Turn Up the Quiet

One guy’s quest for sonic bliss and a good night’s sleep

| July-August 2005

  • silence

    Image by Flickr user: dobrych / Creative Commons

  • silence

Is your world getting noisier? Pealing cell phones, blaring personal stereos, constant chatter—sometimes it can be difficult to endure the relentless drone of modern life. But beneath the racket, there’s still a creative and natural soundscape all around you—the music of nature, the laughter of friends and neighbors, even the sound of your own inner voice. Perhaps listening to what really matters will soothe your soul.—The Editors 

I blame it on my parents. 

When I was 10 years old my father built a bedroom in the basement of our family’s split-level ranch house in small-town Wisconsin. I can’t recall what expression was most popular with my sixth-grade friends the day I moved into that 12- by 14-foot space—hot, sweet, cool, awesome, or rad—but it was all that: red shag carpet, faux brick paneling, and custom-made shelves for my beer can collection and baseball cards. In the winter, a small furnace in the basement kept the space cozy. After running up a summer sweat, I could seek relief in the cool, cellarlike damp.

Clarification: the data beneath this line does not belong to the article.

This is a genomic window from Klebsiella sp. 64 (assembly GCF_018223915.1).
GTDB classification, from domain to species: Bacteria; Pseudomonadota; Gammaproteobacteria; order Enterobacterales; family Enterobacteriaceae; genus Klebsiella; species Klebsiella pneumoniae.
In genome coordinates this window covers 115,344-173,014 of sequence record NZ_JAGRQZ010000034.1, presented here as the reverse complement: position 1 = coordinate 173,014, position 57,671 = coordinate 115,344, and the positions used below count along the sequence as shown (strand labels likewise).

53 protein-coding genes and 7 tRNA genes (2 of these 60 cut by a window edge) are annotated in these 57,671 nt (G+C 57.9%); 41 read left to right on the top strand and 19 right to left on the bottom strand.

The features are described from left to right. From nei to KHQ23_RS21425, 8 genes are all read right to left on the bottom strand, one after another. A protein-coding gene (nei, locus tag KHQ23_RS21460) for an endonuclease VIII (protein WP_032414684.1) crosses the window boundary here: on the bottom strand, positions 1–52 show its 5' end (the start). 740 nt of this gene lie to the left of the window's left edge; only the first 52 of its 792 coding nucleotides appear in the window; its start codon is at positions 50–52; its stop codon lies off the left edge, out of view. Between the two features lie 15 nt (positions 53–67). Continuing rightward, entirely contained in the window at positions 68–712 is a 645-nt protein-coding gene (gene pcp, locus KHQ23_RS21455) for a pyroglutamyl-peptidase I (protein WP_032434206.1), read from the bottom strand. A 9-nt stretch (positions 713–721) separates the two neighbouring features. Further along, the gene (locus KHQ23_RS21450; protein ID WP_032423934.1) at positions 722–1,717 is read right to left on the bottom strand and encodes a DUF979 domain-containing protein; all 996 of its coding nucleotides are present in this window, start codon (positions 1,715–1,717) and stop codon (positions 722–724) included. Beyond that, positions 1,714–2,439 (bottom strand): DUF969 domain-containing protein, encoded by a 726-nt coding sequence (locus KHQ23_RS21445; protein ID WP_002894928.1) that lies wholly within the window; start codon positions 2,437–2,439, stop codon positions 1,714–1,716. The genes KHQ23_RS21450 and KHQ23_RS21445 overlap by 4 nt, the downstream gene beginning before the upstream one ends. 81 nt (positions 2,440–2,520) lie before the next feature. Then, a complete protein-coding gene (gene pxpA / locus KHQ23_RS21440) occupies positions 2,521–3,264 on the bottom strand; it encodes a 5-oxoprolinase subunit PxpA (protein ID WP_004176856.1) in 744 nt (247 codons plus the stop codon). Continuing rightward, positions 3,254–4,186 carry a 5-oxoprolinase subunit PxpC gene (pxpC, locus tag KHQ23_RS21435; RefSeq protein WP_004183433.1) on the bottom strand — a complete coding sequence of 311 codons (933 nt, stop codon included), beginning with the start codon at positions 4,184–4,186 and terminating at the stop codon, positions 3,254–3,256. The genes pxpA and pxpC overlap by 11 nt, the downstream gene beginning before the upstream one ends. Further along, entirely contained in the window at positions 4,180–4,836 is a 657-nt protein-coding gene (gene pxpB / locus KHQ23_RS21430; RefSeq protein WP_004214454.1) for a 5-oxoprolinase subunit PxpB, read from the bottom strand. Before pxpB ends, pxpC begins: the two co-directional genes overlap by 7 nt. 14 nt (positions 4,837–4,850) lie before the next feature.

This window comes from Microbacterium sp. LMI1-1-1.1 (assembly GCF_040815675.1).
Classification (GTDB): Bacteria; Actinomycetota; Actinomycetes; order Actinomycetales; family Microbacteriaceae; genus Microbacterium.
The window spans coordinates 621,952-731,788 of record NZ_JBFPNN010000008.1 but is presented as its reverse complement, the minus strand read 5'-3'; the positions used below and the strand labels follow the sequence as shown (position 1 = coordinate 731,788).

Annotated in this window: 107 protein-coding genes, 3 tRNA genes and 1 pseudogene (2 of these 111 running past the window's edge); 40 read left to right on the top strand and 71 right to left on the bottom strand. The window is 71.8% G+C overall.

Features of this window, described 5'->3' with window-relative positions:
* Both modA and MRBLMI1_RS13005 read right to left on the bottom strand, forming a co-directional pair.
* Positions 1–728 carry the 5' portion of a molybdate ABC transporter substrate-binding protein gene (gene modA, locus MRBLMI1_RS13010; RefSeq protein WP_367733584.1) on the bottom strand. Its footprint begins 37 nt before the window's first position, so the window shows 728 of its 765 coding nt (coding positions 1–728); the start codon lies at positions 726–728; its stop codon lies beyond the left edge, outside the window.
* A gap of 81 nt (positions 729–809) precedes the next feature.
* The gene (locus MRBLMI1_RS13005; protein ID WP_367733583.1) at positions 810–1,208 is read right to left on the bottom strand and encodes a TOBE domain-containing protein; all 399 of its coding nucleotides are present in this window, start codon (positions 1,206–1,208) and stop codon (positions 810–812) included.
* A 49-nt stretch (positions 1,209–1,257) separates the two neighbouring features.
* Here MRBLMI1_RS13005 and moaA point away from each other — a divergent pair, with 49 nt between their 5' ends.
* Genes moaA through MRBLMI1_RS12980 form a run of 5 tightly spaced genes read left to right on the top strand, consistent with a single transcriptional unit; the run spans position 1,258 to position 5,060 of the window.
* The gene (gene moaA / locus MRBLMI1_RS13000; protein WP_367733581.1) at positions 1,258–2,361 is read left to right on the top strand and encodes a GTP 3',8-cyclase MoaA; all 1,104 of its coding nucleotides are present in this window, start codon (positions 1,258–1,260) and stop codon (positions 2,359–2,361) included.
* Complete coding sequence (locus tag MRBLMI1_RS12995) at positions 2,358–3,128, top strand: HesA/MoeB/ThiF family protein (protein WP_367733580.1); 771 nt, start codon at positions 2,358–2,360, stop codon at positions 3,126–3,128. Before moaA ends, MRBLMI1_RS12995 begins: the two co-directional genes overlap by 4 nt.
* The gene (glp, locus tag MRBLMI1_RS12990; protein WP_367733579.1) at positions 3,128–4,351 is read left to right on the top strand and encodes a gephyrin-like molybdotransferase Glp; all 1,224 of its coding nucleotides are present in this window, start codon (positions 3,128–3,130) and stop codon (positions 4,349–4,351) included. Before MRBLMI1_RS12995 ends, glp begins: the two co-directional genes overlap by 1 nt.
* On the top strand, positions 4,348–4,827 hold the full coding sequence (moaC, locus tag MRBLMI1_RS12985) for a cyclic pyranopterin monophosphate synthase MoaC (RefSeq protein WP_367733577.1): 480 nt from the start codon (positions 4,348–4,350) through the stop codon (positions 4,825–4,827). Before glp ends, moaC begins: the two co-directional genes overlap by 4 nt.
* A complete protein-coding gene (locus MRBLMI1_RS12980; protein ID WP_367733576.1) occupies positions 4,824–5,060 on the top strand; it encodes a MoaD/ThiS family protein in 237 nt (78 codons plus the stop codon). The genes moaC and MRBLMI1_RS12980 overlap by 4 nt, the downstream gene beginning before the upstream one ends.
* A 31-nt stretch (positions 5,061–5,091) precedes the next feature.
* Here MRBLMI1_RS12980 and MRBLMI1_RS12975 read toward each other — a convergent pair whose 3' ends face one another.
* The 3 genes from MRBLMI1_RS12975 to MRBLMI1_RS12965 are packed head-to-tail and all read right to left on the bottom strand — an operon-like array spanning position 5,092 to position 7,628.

Best of all, it was downstairs, a peaceful distance from my pestering younger brother and totally annoying older sister. At night it was always pitch black save for a night-light in the bathroom and, since my father believed in the money-saving properties of sturdy insulation, as quiet as a tomb. 



I lived in that room until I graduated from high school in 1985. I haven’t gotten a decent night’s sleep since. 

The privileged son of silence, I entered the noisy wild an acoustic innocent. I knew living in Minneapolis as a cash-strapped college student would mean close quarters, older buildings, and a more communal atmosphere. I didn’t know that cheaper housing was statistically linked to mind-numbing noise pollution: that city planners insensitive to the needs of lower-middle-class citizens typically build two-lane highways through neighborhoods designed for the horse and buggy, or that airport runways literally begin and end in people’s backyards. I didn’t expect that construction crews and street sweepers would rattle and hum before sunup, while schoolchildren and working families tried in vain to rest. 

nauman.ahmad.3323
12/26/2013 6:33:57 AM

Tipical http://mixmasteredacoustics.com/products-page/acoustic-panels/acoustic-art-panels/ has to be able to do it livelier.




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